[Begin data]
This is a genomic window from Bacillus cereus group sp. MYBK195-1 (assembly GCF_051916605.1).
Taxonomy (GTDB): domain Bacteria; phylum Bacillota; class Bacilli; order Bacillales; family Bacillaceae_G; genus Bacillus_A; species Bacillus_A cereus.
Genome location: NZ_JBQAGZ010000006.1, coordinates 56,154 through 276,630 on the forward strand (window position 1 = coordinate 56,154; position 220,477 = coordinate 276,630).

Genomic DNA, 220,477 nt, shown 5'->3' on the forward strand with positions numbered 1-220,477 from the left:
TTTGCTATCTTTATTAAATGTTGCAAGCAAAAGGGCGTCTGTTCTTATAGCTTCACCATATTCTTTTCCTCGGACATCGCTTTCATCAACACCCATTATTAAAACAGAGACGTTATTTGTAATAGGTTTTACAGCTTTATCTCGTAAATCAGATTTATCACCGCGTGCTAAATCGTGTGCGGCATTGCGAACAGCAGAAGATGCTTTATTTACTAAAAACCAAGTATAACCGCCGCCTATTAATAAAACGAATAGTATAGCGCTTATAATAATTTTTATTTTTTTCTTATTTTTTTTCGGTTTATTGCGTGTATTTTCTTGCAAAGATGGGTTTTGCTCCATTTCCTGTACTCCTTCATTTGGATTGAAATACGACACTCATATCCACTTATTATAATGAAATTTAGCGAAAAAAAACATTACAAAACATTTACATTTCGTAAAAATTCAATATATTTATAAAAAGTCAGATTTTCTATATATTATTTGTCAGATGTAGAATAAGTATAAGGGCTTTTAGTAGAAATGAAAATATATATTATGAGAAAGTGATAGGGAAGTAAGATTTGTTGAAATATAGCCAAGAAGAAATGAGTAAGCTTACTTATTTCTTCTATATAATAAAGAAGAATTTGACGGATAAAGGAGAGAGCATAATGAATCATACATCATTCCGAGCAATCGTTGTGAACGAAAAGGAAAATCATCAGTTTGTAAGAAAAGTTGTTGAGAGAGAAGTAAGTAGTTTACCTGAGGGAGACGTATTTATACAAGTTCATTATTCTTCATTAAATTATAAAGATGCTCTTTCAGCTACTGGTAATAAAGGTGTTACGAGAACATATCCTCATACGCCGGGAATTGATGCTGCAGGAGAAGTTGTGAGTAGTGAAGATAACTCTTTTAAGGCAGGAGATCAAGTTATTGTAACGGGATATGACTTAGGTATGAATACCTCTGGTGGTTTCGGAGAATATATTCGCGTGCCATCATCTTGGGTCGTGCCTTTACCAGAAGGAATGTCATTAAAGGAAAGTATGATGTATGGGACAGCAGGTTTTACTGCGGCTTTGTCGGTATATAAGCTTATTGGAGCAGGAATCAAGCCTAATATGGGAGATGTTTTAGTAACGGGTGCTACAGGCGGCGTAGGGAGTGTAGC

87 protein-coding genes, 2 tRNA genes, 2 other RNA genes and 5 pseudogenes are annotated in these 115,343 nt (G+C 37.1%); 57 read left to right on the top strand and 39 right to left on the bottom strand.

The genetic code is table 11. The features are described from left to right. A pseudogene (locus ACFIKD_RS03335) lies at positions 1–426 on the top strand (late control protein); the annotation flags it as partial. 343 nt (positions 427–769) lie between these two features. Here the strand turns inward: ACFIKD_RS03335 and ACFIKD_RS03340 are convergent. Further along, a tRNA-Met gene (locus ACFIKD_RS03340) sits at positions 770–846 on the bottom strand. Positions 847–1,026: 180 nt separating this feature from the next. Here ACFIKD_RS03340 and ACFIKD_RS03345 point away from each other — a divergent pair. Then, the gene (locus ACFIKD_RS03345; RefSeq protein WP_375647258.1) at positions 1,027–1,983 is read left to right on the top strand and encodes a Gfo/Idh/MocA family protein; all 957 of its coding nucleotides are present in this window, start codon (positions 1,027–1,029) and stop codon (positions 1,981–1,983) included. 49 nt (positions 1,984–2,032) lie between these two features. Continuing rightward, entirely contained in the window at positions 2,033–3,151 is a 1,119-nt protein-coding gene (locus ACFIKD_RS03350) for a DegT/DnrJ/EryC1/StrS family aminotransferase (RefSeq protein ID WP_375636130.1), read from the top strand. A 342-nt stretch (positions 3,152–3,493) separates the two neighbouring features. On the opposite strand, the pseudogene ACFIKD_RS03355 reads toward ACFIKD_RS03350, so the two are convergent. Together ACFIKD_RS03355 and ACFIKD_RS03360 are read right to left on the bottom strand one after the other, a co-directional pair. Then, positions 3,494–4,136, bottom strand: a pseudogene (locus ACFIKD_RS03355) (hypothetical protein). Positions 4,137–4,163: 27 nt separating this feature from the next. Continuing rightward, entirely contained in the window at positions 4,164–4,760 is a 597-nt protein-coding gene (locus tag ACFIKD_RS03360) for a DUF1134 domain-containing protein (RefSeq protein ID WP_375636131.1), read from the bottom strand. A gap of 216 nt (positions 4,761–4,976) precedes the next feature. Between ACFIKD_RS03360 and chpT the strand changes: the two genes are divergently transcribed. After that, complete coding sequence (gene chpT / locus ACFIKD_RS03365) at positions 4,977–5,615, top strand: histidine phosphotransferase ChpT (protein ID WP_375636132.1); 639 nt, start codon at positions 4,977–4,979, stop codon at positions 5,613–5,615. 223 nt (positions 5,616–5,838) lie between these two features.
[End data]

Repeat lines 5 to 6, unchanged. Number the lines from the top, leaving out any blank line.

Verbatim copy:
TTTGCTATCTTTATTAAATGTTGCAAGCAAAAGGGCGTCTGTTCTTATAGCTTCACCATATTCTTTTCCTCGGACATCGCTTTCATCAACACCCATTATTAAAACAGAGACGTTATTTGTAATAGGTTTTACAGCTTTATCTCGTAAATCAGATTTATCACCGCGTGCTAAATCGTGTGCGGCATTGCGAACAGCAGAAGATGCTTTATTTACTAAAAACCAAGTATAACCGCCGCCTATTAATAAAACGAATAGTATAGCGCTTATAATAATTTTTATTTTTTTCTTATTTTTTTTCGGTTTATTGCGTGTATTTTCTTGCAAAGATGGGTTTTGCTCCATTTCCTGTACTCCTTCATTTGGATTGAAATACGACACTCATATCCACTTATTATAATGAAATTTAGCGAAAAAAAACATTACAAAACATTTACATTTCGTAAAAATTCAATATATTTATAAAAAGTCAGATTTTCTATATATTATTTGTCAGATGTAGAATAAGTATAAGGGCTTTTAGTAGAAATGAAAATATATATTATGAGAAAGTGATAGGGAAGTAAGATTTGTTGAAATATAGCCAAGAAGAAATGAGTAAGCTTACTTATTTCTTCTATATAATAAAGAAGAATTTGACGGATAAAGGAGAGAGCATAATGAATCATACATCATTCCGAGCAATCGTTGTGAACGAAAAGGAAAATCATCAGTTTGTAAGAAAAGTTGTTGAGAGAGAAGTAAGTAGTTTACCTGAGGGAGACGTATTTATACAAGTTCATTATTCTTCATTAAATTATAAAGATGCTCTTTCAGCTACTGGTAATAAAGGTGTTACGAGAACATATCCTCATACGCCGGGAATTGATGCTGCAGGAGAAGTTGTGAGTAGTGAAGATAACTCTTTTAAGGCAGGAGATCAAGTTATTGTAACGGGATATGACTTAGGTATGAATACCTCTGGTGGTTTCGGAGAATATATTCGCGTGCCATCATCTTGGGTCGTGCCTTTACCAGAAGGAATGTCATTAAAGGAAAGTATGATGTATGGGACAGCAGGTTTTACTGCGGCTTTGTCGGTATATAAGCTTATTGGAGCAGGAATCAAGCCTAATATGGGAGATGTTTTAGTAACGGGTGCTACAGGCGGCGTAGGGAGTGTAGC

87 protein-coding genes, 2 tRNA genes, 2 other RNA genes and 5 pseudogenes are annotated in these 115,343 nt (G+C 37.1%); 57 read left to right on the top strand and 39 right to left on the bottom strand.